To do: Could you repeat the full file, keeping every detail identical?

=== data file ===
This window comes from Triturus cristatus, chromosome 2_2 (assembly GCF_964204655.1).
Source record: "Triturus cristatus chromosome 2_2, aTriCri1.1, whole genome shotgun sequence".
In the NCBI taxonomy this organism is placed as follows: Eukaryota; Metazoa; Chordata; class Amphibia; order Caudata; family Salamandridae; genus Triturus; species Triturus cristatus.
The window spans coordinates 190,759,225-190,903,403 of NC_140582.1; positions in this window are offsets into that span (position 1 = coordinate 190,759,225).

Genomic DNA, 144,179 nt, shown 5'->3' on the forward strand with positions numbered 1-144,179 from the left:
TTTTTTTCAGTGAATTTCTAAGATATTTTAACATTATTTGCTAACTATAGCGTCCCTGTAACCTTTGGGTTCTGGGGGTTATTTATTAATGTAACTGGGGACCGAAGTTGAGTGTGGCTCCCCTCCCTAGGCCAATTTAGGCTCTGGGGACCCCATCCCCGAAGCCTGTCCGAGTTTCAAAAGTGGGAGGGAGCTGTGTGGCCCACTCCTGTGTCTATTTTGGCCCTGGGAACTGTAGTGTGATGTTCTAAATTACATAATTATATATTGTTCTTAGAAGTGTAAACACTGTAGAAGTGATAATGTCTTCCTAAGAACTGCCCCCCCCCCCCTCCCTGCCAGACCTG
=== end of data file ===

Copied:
This window comes from Triturus cristatus, chromosome 2_2 (assembly GCF_964204655.1).
Source record: "Triturus cristatus chromosome 2_2, aTriCri1.1, whole genome shotgun sequence".
In the NCBI taxonomy this organism is placed as follows: Eukaryota; Metazoa; Chordata; class Amphibia; order Caudata; family Salamandridae; genus Triturus; species Triturus cristatus.
The window spans coordinates 190,759,225-190,903,403 of NC_140582.1; positions in this window are offsets into that span (position 1 = coordinate 190,759,225).

Genomic DNA, 144,179 nt, shown 5'->3' on the forward strand with positions numbered 1-144,179 from the left:
TTTTTTTCAGTGAATTTCTAAGATATTTTAACATTATTTGCTAACTATAGCGTCCCTGTAACCTTTGGGTTCTGGGGGTTATTTATTAATGTAACTGGGGACCGAAGTTGAGTGTGGCTCCCCTCCCTAGGCCAATTTAGGCTCTGGGGACCCCATCCCCGAAGCCTGTCCGAGTTTCAAAAGTGGGAGGGAGCTGTGTGGCCCACTCCTGTGTCTATTTTGGCCCTGGGAACTGTAGTGTGATGTTCTAAATTACATAATTATATATTGTTCTTAGAAGTGTAAACACTGTAGAAGTGATAATGTCTTCCTAAGAACTGCCCCCCCCCCCCTCCCTGCCAGACCTG